Knowing that this would prove to be a large natural disaster and that rescue, recovery and future rebuilding efforts could benefit from the use of RapidEye’s imagery, planning was immediately altered for the daily collection from the satellites to include the area around Concepción. Less than 8 hours after the earthquake hit, RapidEye had its satellites over the area getting fresh imagery of this suddenly devastated region.

As the resulting images were being processed, the archive was searched for images over the same region to see if base imagery was available for comparison with the current imagery taken only hours before. By a stroke of luck, the exact area had been imaged on January 22, only four weeks earlier.

By the time business resumed on Monday morning in Europe, RapidEye imagery was available for download to emergency agencies to assist in relief efforts over the area; by noon, an internal team was beginning to analyze imagery from before and after the quake.

The analysis of Concepción clearly shows how satellite imagery can be used to illustrate spatial distribution of an area hit by an earthquake. Changes in vegetation are clear in rural areas, flooding is seen in urban areas and oceanic disturbances can be observed. These before and after images can also give the humanitarian aid community an idea of where the most destruction has occurred and, in turn, where more help may be needed.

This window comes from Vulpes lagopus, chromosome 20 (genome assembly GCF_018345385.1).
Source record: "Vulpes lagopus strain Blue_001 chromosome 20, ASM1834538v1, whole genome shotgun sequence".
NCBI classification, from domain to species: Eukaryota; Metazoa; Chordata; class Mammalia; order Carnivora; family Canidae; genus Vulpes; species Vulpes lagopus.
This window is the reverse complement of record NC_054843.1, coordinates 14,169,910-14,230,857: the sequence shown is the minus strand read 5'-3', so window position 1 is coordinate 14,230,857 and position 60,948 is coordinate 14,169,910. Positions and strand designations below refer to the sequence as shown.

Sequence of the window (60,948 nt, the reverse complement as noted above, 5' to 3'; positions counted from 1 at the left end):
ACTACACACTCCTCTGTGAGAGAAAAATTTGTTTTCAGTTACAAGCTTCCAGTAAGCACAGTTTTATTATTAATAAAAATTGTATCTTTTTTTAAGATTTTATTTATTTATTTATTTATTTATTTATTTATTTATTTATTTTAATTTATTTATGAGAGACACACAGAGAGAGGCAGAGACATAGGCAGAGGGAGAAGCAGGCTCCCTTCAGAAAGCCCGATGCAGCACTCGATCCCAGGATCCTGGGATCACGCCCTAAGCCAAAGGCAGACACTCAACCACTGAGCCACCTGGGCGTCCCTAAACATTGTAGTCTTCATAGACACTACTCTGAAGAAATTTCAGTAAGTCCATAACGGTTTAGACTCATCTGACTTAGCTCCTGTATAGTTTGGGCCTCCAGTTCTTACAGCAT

An Ambitious Agenda

Since commercial operations of the constellation commenced in February 2009, RapidEye has undergone some significant changes, including the addition of 50 employees and an office in Washington D.C. under the name RapidEye USA, LLC.

Its distribution network, responsible for selling RapidEye imagery and promoting its service business, has grown to over 20 companies worldwide and is continuously expanding.

Additionally, the company has invested in the power of the Internet by launching its Geodata Kiosk, an e-commerce platform that allows for instant ordering and delivery of RapidEye’s satellite imagery. Over 20 million km² of data, including a vast majority of North America and Europe, are available for download to anyone at any time.

‘Eyeing’ the Future

While RapidEye has not always had an easy road and money hasn’t always been plentiful, it will be a company to keep your eye on (no pun intended). Plans are in the works to expand its business partnerships to include some additional respected names in the industry; at least ten more distributors will be signed on, and RapidEye is expected to prepare a framework contract with the National Geospatial-Intelligence Agency this fall.

Since a satellite system has a finite lifetime, plans to work on a second-generation system have already been discussed, even with the “wiggle room” that may be available due to the extended lifetime of the system, which the latest telemetry suggests. However, contract negotiations with a supplier look to be about two years away, likely to occur after decisions are made regarding system requirements.

With all of the irons currently in the fire, this company is ready to shake its ‘start-up’ status and move to the next level of being a profitable business.